This post previously published on the World Economic Forum is provided by Katherine Milligan and Nicole Schwab
As the world grapples with increasingly complex and seemingly intractable challenges, a new answer is gaining momentum: systems change. But what is systems change? What are the qualities needed of leaders who aim to transform our economies and societies in ways that go beyond the reach of a single organization? Leaders who can build movements, and successfully engage all the stakeholders affected by an issue towards collaborative action?
Until now, conventional wisdom had it that social entrepreneurs were uniquely positioned to tackle social and environmental problems. By developing innovative models and drawing on entrepreneurial concepts and tools, they have come up with a range of proven solutions to tackle homelessness, water and sanitation, education, quality healthcare, and more.
In order to reach more beneficiaries, or protect vaster stretches of the environment, scaling was thought to be the solution. But even for the most successful social entrepreneurs, scaling through organizational growth has its limits. Most importantly, it can take a lot of time. And one could argue that on many fronts, time is running out.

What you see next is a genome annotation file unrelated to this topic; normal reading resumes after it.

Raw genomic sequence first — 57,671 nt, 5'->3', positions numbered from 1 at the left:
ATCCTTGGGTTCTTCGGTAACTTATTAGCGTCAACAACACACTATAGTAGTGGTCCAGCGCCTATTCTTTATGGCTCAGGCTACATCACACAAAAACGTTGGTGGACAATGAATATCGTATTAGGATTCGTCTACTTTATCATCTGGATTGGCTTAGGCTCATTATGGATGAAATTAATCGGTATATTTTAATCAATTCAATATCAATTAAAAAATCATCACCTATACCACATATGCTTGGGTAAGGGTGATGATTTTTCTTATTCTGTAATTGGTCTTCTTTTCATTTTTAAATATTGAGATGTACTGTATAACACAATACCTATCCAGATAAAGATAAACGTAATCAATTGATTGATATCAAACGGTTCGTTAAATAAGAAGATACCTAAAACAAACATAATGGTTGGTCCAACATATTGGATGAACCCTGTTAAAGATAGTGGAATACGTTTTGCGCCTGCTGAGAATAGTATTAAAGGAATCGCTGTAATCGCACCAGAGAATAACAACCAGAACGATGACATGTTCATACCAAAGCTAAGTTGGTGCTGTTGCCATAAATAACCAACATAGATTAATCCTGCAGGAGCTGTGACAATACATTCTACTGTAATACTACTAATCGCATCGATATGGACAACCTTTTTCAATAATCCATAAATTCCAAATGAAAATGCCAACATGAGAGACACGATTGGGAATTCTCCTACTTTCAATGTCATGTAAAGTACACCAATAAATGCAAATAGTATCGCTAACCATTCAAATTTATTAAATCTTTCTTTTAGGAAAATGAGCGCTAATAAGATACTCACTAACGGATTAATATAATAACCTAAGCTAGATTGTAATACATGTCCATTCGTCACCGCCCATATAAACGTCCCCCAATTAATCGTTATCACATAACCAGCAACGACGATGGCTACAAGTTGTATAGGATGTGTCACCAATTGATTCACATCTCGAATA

Scale is not just about scaling an enterprise, but ultimately about “scaling a concept”. And that’s where systems change comes in. In the words of one social entrepreneur, systems change means to “fundamentally, and on a large scale, change the way a majority of relevant players solve a big social challenge, such that a critical mass of people affected by that problem substantially benefit.”
Social entrepreneurs learning to be effective “system entrepreneurs” make a distinction between organizational scale and systemic scale. Organizational scale is about growing the reach of a prescriptive, organizationally-designed solution to a problem. But systemic scale is about shifting the rules, norms, and values that make up our social systems. This requires coalition building, such that a host of different stakeholders can come together to adopt a new model, roll out a new service, or modify their current way of operating, all in favor of a common social or environmental goal.